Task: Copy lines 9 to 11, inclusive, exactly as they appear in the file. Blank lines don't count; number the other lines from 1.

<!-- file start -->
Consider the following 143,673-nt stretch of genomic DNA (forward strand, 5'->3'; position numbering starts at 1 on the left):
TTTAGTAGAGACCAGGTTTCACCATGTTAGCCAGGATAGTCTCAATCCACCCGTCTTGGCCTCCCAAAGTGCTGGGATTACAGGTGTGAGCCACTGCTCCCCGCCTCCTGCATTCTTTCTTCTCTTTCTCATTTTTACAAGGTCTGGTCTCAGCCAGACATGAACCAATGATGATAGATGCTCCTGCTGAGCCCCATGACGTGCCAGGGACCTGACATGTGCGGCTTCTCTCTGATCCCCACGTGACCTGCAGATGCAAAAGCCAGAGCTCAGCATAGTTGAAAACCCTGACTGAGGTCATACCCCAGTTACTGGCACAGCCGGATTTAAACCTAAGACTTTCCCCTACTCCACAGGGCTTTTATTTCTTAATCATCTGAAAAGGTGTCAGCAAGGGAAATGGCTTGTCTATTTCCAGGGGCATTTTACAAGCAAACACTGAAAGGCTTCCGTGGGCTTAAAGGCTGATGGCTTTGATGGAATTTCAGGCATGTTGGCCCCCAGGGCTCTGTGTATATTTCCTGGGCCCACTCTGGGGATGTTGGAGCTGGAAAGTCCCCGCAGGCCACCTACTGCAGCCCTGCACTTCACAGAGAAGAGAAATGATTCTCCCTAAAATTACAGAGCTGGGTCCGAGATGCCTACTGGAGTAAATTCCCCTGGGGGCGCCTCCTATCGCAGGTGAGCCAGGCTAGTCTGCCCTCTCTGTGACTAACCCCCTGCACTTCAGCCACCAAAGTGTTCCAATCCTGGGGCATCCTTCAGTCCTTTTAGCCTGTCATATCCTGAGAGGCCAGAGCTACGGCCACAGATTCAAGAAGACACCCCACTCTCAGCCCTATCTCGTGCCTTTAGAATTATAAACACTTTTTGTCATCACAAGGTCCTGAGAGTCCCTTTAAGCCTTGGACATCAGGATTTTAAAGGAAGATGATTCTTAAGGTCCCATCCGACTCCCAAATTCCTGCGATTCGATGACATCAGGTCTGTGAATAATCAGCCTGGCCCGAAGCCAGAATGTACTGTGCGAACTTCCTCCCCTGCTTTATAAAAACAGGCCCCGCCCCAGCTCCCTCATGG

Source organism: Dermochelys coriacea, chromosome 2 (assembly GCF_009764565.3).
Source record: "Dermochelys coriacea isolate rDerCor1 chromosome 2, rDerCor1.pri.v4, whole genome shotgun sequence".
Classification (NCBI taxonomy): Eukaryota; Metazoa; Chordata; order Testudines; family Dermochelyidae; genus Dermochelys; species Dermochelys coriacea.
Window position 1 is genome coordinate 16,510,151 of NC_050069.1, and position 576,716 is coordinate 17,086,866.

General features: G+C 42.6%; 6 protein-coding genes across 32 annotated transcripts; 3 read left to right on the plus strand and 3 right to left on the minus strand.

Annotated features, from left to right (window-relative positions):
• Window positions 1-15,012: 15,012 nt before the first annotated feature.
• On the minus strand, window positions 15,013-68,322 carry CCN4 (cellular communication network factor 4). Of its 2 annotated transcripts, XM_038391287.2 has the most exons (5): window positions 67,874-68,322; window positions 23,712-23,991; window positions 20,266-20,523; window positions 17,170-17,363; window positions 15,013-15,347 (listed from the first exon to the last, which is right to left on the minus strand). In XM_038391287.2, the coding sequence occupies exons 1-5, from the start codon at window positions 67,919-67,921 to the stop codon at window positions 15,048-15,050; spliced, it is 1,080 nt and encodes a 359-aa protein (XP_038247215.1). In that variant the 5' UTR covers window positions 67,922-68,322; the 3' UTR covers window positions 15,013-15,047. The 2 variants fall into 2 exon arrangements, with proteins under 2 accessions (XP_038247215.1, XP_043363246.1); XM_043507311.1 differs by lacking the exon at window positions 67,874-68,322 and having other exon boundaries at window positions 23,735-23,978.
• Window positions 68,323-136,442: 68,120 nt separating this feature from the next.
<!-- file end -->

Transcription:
• Window positions 1-15,012: 15,012 nt before the first annotated feature.
• On the minus strand, window positions 15,013-68,322 carry CCN4 (cellular communication network factor 4). Of its 2 annotated transcripts, XM_038391287.2 has the most exons (5): window positions 67,874-68,322; window positions 23,712-23,991; window positions 20,266-20,523; window positions 17,170-17,363; window positions 15,013-15,347 (listed from the first exon to the last, which is right to left on the minus strand). In XM_038391287.2, the coding sequence occupies exons 1-5, from the start codon at window positions 67,919-67,921 to the stop codon at window positions 15,048-15,050; spliced, it is 1,080 nt and encodes a 359-aa protein (XP_038247215.1). In that variant the 5' UTR covers window positions 67,922-68,322; the 3' UTR covers window positions 15,013-15,047. The 2 variants fall into 2 exon arrangements, with proteins under 2 accessions (XP_038247215.1, XP_043363246.1); XM_043507311.1 differs by lacking the exon at window positions 67,874-68,322 and having other exon boundaries at window positions 23,735-23,978.
• Window positions 68,323-136,442: 68,120 nt separating this feature from the next.